Back from my sojourn to the Island, where the roads are turning treacherous, and where two hours worth of sports radio reminded me why I’m glad I don’t cover baseball.
Some quick thoughts:
Of course, this is all standard fare for Gretzky when he’s on the road since he remains hockey’s resident icon. As the Arizona Republic’s Jim Gintonio said, “He’s mobbed everywhere except Phoenix.”
Naturally, one conversation piece was why Maloney left in the first place since many assumed he was the heir apparent to Glen Sather. Maloney thought that as well, saying he figured he would have a good chance to be the team’s GM whenever Sather stepped down (“whether it was three years, five years, 10 years,” Maloney said). And while the theory goes that Maloney started looking once it became clear Sather wasn’t going anywhere anytime soon, Maloney said that wasn’t necessarily the case.
“It just seemed like time,” he said. “I thought in my own mind midway through last year, I sort of said, ‘I’m going to start looking the next time a job opens up just to go through the process.’….(Glen) was great for me. Working with Glen, a lot of his philosophies, I know a lot of people might think one thing from the other, but he’s one of those guys that the more you’re around him, the more you like him and appreciate him and respect his intelligence and philosophies about the game — even though there are some other quirks about it, too.”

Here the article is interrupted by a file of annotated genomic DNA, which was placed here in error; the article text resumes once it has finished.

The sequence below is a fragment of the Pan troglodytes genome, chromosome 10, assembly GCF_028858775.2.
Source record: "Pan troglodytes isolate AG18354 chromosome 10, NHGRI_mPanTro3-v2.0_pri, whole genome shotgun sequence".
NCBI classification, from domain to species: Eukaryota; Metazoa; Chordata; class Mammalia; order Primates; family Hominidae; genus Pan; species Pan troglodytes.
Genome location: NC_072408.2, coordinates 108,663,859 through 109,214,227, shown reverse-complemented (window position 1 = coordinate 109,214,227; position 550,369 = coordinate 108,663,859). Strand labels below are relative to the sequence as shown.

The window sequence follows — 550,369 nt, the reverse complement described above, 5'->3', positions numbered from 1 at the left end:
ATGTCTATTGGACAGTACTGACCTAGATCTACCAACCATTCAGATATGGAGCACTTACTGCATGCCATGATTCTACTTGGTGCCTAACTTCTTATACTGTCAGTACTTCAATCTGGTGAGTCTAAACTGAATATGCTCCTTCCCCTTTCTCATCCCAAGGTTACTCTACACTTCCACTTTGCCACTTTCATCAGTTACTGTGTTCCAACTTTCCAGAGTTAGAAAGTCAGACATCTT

Maloney actually said working with Sather was instrumental in helping him get the Coyotes job, and that’s because many will tell you that Maloney was a driving force behind the Rangers post-lockout resurgence. Much of that has to do with Maloney’s work behind the Great Purge of 2004, and also in accumulating the young talent that we’re seeing on the ice today — from Brandon Dubinsky and Ryan Callahan, to Henrik Lundqvist and Petr Prucha.
Another one of those players is Al Montoya, and it seems ever since Maloney set foot in Phoenix, people have expected him to go after the former No. 1 draft pick. Granted, Maloney wasn’t about to tell me who he was targeting and who he wasn’t. But what he did say was the Rangers might not be as quick to shop Montoya around as we’ve all come to believe.
The reasons, as Maloney said, are many: one, you never know if Henrik Lundqvist gets hurt and Montoya is needed right away; two, Montoya is still young and the Rangers might want to see more of his development before deciding where he fits in; and three, backup Stephen Valiquette is in the last year of his contract, and the Rangers might well need Montoya around.
That last part makes the most sense, and it lends credence to the theory that the Rangers might first want to see how their goaltending prospects pan out — this year’s second round draft pick, Antoine LaFleur, for instance — before making a decision about Montoya.
Anyway, something to chew on while waiting out the storm.
OK, that’s all for now. More in a bit…